What will Australia’s industry base look like after the mining boom has become dominant (assuming it will)? The effect on the currency is clear enough, with it trading at parity. The latest reporting season for listed stocks gives us another clue. It is very much a case of rich man, poor man. According to Deutsche Bank, there has been overall profit growth of 20% on the previous corresponding period, a healthy result. But industrials have only recorded profit growth of 1%, which is 2% below expectations. “It is somewhat surprising that companies haven’t benefited more from solid economic conditions,” Deutsche concludes, explaining that it is the high $A, low capex and slowing retail demand. Resources and bank stocks still report “impressive results” — houses and holes, in other words (good title for a blog, that).
This is a harbinger. Australia faces the prospect of a deeply skewed economy, in which relative pricing is affected by soaring commodity prices. If the housing bubble does unwind, this will only make the two speed economic effect greater, because householders will feel poorer, reducing demand. Even if this resulted in a recession, the effect on the $A is likely to be minimal because its strength is linked to China — indeed, the currency is a proxy China play given that China is fixed on the capital account. So whereas in the past economic weakness has resulted in a weak currency, allowing exporters to thrive and boosting sectors like tourism and education, this time round there is not likely to be much of a reprieve.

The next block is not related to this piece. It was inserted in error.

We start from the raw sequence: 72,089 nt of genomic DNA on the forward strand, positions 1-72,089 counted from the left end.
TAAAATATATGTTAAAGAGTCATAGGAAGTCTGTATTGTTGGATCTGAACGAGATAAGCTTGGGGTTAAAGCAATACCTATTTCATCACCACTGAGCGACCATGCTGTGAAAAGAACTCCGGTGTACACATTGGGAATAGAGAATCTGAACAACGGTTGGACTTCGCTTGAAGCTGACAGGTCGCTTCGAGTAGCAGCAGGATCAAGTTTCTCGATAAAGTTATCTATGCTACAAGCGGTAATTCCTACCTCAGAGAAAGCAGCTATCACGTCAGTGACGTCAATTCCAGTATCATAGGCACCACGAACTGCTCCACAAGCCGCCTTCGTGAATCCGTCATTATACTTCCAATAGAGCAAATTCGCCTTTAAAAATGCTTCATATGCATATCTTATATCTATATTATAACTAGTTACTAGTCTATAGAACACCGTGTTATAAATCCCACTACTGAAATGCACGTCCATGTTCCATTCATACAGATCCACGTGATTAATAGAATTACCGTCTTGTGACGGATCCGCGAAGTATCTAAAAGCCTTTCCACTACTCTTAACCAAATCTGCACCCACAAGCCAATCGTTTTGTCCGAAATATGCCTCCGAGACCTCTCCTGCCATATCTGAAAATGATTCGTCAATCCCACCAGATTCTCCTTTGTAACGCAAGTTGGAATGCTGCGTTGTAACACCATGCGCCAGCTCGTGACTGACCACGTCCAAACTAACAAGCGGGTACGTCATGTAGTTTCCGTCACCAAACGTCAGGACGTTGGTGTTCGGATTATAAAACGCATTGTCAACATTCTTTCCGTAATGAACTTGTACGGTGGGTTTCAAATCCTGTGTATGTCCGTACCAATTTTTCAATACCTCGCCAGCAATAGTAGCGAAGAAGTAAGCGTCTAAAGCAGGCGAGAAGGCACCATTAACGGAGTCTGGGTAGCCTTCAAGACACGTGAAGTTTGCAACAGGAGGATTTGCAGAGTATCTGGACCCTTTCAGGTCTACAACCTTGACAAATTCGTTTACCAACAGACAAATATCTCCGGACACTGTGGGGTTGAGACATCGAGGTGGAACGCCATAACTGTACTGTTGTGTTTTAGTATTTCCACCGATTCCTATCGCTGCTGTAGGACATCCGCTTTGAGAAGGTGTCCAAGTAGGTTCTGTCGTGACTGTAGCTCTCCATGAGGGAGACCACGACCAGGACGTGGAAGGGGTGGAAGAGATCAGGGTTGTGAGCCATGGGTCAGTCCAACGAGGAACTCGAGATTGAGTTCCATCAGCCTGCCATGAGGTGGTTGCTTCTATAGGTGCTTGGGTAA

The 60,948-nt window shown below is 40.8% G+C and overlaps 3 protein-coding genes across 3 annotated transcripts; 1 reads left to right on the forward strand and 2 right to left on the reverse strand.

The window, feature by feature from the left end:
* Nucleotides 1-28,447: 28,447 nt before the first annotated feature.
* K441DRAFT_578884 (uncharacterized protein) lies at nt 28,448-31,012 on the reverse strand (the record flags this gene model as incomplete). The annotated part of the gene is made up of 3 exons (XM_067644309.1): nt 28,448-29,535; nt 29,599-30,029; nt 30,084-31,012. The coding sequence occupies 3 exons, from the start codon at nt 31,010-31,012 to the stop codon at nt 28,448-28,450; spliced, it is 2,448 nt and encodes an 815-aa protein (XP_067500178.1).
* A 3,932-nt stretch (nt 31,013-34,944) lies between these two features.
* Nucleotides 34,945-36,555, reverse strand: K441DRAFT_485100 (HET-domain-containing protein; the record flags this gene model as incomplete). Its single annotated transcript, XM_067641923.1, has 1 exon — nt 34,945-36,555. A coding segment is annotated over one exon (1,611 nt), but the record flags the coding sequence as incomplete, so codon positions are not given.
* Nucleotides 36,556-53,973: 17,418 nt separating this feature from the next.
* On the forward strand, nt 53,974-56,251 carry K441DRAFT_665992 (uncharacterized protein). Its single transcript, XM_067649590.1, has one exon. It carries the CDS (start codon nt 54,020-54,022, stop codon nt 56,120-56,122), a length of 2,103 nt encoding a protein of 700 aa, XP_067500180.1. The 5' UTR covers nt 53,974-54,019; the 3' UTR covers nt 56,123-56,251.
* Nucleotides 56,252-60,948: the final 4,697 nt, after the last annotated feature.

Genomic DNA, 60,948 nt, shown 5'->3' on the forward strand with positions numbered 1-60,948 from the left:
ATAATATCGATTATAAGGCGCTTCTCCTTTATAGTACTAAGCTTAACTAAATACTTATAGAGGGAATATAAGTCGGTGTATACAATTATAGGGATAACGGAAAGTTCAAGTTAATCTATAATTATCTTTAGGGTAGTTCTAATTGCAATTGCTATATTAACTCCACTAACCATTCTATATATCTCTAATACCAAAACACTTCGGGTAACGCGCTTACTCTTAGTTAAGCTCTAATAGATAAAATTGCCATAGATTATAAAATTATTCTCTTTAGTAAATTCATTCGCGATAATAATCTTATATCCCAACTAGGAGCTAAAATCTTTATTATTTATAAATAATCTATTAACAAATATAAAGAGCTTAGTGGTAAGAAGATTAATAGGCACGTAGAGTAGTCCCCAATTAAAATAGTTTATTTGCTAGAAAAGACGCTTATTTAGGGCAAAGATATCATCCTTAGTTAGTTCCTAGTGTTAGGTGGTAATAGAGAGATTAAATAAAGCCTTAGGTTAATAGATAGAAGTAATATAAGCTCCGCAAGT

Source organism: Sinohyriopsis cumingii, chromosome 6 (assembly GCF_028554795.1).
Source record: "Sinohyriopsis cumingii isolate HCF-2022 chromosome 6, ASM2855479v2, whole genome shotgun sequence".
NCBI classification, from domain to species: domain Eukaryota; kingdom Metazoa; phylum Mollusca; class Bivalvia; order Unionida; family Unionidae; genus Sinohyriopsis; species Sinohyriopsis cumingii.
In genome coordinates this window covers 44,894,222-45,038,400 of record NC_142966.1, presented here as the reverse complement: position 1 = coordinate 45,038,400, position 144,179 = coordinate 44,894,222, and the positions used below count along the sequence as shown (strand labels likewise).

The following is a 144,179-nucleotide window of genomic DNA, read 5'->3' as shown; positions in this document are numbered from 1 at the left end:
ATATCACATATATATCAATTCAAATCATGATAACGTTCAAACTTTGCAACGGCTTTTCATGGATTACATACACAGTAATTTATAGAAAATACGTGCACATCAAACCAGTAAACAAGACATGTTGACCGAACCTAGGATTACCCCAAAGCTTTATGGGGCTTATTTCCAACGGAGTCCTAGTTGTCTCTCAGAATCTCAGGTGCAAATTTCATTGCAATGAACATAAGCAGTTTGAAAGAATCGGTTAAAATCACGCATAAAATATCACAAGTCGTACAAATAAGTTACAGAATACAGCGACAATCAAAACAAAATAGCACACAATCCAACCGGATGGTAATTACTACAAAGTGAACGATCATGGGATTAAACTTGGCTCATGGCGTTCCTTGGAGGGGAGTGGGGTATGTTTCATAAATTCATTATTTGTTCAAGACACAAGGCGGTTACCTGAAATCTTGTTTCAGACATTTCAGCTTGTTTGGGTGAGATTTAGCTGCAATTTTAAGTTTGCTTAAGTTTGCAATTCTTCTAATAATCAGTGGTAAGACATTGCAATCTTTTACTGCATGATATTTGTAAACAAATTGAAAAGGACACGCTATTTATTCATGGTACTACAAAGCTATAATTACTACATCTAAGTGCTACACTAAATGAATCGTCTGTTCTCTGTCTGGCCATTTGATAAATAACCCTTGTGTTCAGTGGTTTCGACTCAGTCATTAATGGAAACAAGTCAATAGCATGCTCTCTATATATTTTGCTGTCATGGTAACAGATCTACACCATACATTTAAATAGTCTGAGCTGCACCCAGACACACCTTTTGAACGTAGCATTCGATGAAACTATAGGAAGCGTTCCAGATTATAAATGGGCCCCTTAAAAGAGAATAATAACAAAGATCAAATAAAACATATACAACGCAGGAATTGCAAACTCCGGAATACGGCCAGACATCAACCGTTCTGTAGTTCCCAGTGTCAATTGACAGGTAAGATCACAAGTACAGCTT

Macquarie Equities notes that the overall earnings per share growth for the second half of 2010 was negative, -2.2%. This happened “at a time of supposed economic recovery”. So what happens if there is an economic weakening? Macquarie points out that earnings per share growth has not been the major driver of stock performance over the last week. A Macquarie report comments that heavily downgraded stocks have performed well, which it says is a “major change from the normal share price response during the normal reporting season.” The reason, Macquarie argues, is that investors are looking at this as the bottom of the cycle. As support, it notes that earnings multiples for this financial year have increased from 14 times to 15 times, and for next financial year from 12.8 times to 13 times.
Those investors might be dangerously optimistic. Margins are contracting in the industrials sector, as well as falling revenue. And that may get worse as Dutch disease becomes Oz disease. True, there are many industrial sector domestic cartels in Australia that have huge market shares. Royal Bank of Scotland notes that there was a negative reporting surprise for 29% of big cap stocks compared with 58% for small caps. But where will they get their growth in this mining-centric economy, especially if the housing asset bubble starts to deflate?
RBS warns of a “sustained period of market euphoria” and a higher appetite for risk. In the non-mining sector, that could prove dangerous.